• 9. PCI ExamplePCI + Meds vs Meds alone in stable CAD No diff in risk of death or MI Function/quality of life improved in first 2 yrs. where chest pain not controlled by meds PCI should be an adjunct to meds in stable CAD Decreasing PCIs when not appropriate would: – Improve the quality of care for many patients – substantial healthcare savingsBoden, COURAGE trial, NEJM, 2007; Trikalinos, Lancet, 2009.
  • 10. PCI Rates by Medicare Hosp.Referral Regions, 2005
  • 11. BCBSM PCI Utilization, 2008,by HRR
  • 12. Where in the diagnostictherapeutic cascade? Cardiology pre-cath? – Most pressing, proximal to decision – Data suggest patients don‟t change their expectation of preventing heart attacks. – Even “enhanced informed consent” via video in a recent unpublished study doesn‟t change expectations or utilization Stress test? Primary care counseling in stable CAD patients for “anticipatory SDM” 14
  • 13. Intervention is Not just a DA Initiated in primary care when a stress test is ordered Cardiology changed their results report to: 1. Normal 2. Abnormal with no high risk features 3. Abnormal with high risk features # 1,2 go back to primary care for decision “After visit summary sheet” in primary care Care manager may do chronic disease self- management in cardiology or in primary care
  • 14. Good Decision Aids exist? Science is strong – IPDAS update of background – Quality ratings of DAs: www.IPDAS.ohri.ca Public domain is growing (though limited) Private companies produce sets of DAs Recent Mass legislation will strengthen the public domain
  • 15. What’s missing? Leadership Make it easy: DAs in the hands of providers and patients Make it delegatable by providers? (No) – Providers need brief training Improve care coordination? (Yes) – Primary care – Specialist – Providers - Care managers Holmes-Rovner, PEC, 2010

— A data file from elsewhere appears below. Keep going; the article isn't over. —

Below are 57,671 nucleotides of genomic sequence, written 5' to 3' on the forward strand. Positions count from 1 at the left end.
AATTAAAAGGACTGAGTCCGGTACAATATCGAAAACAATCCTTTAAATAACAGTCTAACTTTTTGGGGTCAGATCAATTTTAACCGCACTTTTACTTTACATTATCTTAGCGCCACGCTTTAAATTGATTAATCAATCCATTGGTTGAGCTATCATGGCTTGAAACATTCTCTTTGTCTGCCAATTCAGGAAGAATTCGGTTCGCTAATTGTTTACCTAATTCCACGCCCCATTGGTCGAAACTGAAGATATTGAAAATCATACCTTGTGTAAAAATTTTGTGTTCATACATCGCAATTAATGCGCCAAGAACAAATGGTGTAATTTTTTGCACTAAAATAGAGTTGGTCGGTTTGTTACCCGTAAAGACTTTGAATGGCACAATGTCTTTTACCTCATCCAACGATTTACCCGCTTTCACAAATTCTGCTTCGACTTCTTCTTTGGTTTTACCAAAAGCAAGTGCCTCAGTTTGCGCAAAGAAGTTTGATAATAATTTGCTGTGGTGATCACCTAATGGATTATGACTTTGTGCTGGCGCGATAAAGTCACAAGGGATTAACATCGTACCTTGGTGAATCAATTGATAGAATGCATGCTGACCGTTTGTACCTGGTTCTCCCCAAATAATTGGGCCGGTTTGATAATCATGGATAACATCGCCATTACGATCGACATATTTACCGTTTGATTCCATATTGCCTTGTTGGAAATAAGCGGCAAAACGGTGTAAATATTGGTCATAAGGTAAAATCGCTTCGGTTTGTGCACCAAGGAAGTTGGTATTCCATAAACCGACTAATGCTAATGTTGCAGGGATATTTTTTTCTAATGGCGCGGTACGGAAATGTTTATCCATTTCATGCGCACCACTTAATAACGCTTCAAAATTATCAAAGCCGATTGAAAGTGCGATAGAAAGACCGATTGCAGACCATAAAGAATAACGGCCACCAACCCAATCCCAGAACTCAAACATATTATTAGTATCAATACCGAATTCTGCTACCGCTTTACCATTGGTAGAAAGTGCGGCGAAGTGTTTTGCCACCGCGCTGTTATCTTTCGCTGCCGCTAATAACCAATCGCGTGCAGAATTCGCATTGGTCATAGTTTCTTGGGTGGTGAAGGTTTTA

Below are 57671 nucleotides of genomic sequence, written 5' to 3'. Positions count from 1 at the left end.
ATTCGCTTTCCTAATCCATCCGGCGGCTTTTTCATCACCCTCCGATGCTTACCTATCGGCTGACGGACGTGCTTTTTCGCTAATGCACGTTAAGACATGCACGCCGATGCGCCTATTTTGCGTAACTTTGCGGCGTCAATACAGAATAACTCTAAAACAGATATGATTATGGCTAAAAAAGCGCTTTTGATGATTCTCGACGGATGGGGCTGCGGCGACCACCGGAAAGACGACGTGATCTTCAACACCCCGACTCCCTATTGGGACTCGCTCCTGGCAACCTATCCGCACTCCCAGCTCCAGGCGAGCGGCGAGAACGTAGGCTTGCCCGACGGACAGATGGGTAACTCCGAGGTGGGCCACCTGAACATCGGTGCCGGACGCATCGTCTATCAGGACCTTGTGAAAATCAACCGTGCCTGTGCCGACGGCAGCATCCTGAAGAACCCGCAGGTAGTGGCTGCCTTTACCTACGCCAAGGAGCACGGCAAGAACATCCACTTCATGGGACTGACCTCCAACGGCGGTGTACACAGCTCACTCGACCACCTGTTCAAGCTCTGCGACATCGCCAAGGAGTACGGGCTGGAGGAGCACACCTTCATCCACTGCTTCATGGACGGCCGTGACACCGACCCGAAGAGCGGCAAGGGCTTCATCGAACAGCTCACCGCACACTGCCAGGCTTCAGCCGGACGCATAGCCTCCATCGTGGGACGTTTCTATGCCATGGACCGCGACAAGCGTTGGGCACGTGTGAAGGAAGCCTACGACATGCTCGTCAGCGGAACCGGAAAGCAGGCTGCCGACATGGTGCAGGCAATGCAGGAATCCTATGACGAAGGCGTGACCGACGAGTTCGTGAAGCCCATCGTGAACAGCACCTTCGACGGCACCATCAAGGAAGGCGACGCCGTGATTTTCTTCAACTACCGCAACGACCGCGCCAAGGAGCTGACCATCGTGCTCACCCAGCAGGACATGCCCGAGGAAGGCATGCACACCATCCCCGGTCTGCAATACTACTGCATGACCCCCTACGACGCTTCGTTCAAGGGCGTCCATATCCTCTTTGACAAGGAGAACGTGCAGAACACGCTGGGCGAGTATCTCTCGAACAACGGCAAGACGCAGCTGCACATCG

• 16. References Arterburn D, et al. Introducing decision aids at Group Health linked to sharply lower hip and knee surgery rates and costs. Health Aff. 2012;31:9,2094-2104. Boden, et al, COURAGE trial, NEJM. 2007; 2007 Apr 12;356(15):1503 Delbanco et al, Inviting patients to read their doctors‟ notes, Ann Intern Med, 157: 461-470. Holmes-Rovner M, et al, Shared Decision Making Guidance Reminders In Practice Pat Ed & Coun, 2011 Nov;85(2):219-24. Kinnersley P, Interventions before consultations to help patients address their information needs by encouraging question asking. BMJ. 2008 Jul 16;337:a485.
  • 17.  OConnor AM, et al. Toward the „tipping point‟: decision aids and informed patient choice, Health Affairs, 2007 May-Jun;26(3):716- 25. Smith SK, et al, A decision aid to support informed choices about bowel cancer screening among adults with low education: randomised controlled trial. BMJ, 2010;341. Stacey D, et al, Dec Aids for people faciing health treatment or screening decisions. Cochrane Database System Reviews 2011, Issue 10. Trikalinos, PCI for non-acute CAD: quantitat 20-year synopsis and network meta-analysis. Lancet 2009. 2010;341.
  • 18. How to do it? : Initiate conversation around shared decision-making – Set the stage for the visit – Set an agenda for the visit – Get the patient‟s story Relate to the patient by – Eliciting emotions – Expressing empathy Educate the patient about his/her unique situation with disease-specific information (Expanded in SDM.) Help patient to commit to engaging in the care of his/her stable CAD Negotiate an action plan (long-term and short-term) with the patient (SDM: 2-way discussion of options, patient goals, how best to accomplish them) Referral and documentation
  • 19. More examplesPROSTATE CANCERSCREENING